Beyond this, on the left-hand side of the store, comes the counter, a lovely wooden affair, with a two-group La Marzocco facing the window, alongside two Mazzer grinders. Three stools line the counter-front where you can sit, within touching (stroking?) distance of the espresso machine.

The counter runs down the left-hand side of the store, which is where you order and pay. Up until this point, the only hint that you’re not in a dedicated coffee shop is a row of surfboards on the right-hand wall by the door, but I’ve seen far more esoteric coffee-shop decoration than that, so it’s no big deal. However, beyond the till, it soon becomes clear that Finisterre’s more than a coffee shop. The walls are lined with merchandise, including a rack of surf gear opposite the counter, while stairs down to more surf gear in the basement. Once you start looking more closely, there are signs of the surf shop everywhere, from the books on the communal table to the kit arranged discreetly on the wall.

Finisterre’s a quiet, relaxed place, with gentle music in the background. If you’re shopping in Covent Garden or Neal’s Yard and want to escape, Finisterre’s an ideal spot. Although on a narrow street, Finisterre’s south-facing, so really catches the sun, making it lovely and bright. Come evening, the multitude of lights make it a homely place.

I started with an espresso, a double shot of Small Batch’s lovely Goldstone Blend. I found it very well balanced, a sweet coffee with a touch of bitterness that went down very smoothly. I got chatting with barista, Jules, a Parisian surfer who arrived in London (and speciality coffee) via Australia. Asking about the second grinder, Jules confessed that it wasn’t used much. He told me it contained some left-over Brazilian beans, which he let me try.

However, since it was past its best, Jules wouldn’t hear of me paying. I found this honesty refreshing since plenty of places (the sort that don’t make it into the Coffee Spot) will happily take your money and served you a second-rate coffee. As it was, I had to agree with Jules; my second espresso wasn’t a patch on the first and that’s nothing to do with Jules’ coffee-making skills.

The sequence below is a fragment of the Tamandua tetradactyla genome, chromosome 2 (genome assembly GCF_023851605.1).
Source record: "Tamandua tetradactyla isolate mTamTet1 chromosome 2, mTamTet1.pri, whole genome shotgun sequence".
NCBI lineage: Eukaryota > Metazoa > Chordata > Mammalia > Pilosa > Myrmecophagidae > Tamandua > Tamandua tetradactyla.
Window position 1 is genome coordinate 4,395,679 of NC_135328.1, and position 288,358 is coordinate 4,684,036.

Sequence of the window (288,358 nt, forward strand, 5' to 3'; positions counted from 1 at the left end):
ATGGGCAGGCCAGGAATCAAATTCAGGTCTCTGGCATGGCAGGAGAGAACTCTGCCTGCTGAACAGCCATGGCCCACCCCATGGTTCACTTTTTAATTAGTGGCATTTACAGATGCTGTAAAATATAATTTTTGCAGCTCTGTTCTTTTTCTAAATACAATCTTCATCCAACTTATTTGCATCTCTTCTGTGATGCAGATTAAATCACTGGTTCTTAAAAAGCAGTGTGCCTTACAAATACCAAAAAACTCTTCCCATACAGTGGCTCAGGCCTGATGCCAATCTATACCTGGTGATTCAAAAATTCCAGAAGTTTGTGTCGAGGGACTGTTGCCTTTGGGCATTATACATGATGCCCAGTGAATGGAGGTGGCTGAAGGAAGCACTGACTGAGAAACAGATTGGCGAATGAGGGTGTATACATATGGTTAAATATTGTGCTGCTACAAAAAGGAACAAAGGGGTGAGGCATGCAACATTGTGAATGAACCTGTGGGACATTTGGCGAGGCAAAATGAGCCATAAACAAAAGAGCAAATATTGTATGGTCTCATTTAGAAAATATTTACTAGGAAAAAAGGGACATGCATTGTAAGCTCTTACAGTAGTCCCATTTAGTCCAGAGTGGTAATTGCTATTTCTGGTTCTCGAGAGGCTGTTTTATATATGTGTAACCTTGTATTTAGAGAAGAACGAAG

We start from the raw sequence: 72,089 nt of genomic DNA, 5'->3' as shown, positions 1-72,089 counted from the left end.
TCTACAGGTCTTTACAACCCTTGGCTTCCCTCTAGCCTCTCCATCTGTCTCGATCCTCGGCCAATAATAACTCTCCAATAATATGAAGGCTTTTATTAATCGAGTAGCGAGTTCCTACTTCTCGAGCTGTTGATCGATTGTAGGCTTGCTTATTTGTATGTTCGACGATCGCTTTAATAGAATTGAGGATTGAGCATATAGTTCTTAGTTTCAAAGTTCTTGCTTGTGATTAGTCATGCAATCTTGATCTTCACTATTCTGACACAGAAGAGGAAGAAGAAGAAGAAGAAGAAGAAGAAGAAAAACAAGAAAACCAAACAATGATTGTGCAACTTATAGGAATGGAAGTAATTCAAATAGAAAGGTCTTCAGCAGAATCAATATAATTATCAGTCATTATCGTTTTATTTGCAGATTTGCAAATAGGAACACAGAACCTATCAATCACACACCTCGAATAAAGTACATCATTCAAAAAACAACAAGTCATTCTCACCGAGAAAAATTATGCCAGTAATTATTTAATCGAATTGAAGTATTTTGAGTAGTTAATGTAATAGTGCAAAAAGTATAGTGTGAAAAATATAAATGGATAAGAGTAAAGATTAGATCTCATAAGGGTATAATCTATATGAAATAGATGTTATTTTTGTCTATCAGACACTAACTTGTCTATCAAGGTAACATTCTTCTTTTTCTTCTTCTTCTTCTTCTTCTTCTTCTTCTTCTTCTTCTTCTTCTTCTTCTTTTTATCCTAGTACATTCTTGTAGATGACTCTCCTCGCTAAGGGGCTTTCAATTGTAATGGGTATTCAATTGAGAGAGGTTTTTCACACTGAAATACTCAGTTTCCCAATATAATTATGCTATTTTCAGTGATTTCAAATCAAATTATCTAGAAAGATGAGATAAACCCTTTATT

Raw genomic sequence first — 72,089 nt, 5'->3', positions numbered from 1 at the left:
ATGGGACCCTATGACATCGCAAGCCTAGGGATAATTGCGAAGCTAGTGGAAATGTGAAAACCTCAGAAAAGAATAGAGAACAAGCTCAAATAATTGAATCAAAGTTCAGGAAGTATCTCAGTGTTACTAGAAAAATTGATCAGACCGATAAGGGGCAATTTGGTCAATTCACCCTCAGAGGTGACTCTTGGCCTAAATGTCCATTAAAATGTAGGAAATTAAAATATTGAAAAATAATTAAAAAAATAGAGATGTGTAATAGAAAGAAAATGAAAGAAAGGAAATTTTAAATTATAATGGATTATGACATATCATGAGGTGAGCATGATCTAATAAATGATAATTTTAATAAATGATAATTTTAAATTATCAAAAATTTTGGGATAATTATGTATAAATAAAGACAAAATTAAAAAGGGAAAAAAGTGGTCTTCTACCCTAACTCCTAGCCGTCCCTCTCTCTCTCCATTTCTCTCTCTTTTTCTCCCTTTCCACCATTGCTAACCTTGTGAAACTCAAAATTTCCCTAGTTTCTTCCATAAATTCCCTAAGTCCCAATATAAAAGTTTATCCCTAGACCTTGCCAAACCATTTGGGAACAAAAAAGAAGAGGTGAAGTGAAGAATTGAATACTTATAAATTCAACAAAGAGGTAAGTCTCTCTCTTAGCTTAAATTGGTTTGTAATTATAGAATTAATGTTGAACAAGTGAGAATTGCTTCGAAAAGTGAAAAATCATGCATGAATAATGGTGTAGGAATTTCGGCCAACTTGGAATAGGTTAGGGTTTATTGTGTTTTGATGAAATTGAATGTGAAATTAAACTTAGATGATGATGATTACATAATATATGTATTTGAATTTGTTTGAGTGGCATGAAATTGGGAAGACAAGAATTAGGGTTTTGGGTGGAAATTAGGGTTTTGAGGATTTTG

By then I was on a roll, so had a decaf, Small Batch’s Mexican Finca Muxbal. This is kept pre-ground in a small bag behind the counter; clearly surfers are, for the most part, fully-leaded! The decaf pulled a good, well-rounded shot, although not as punchy as the Goldstone (and that’s not just down to the lack of caffeine), lacking both the sweet notes and the touch of bitterness of the Goldstone. I felt it would go better in milk, so I had it as a piccolo, where it turned out to be very smooth, with a touch of (pleasant) sourness.

7 EARLHAM STREET • LONDON • WC2H 9LL
www.finisterreuk.com +44 (0) 207 379 5400
Monday 10:00 – 19:00 Roaster Small Batch (espresso only)
Tuesday 10:00 – 19:00 Seating Table, Counter, Bench (outside)
Wednesday 10:00 – 19:00 Food Fruit
Thursday 10:00 – 19:00 Service Order at Counter
Friday 10:00 – 19:00 Cards Mastercard, Visa
Saturday 10:00 – 19:00 Wifi Free
Sunday 12:00 – 18:00 Power Limited
Chain No Visits 19th March, 21st April 2015

If you liked this post, please let me know by clicking the “Like” button. If you have a WordPress account and you don’t mind everyone knowing that you liked this post, you can use the “Like this” button right at the bottom instead.


Don’t forget that you can share this post with your friends using the buttons below.

3 thoughts on “Finisterre

  1. Pingback: Small Batch, Norfolk Square | Brian's Coffee Spot

  2. Pingback: 2015 Awards – Best Saturday Supplement | Brian's Coffee Spot

  3. Pingback: 2015 Awards – Most Unlikely Place to Find a Coffee Spot | Brian's Coffee Spot

Please let me know what you think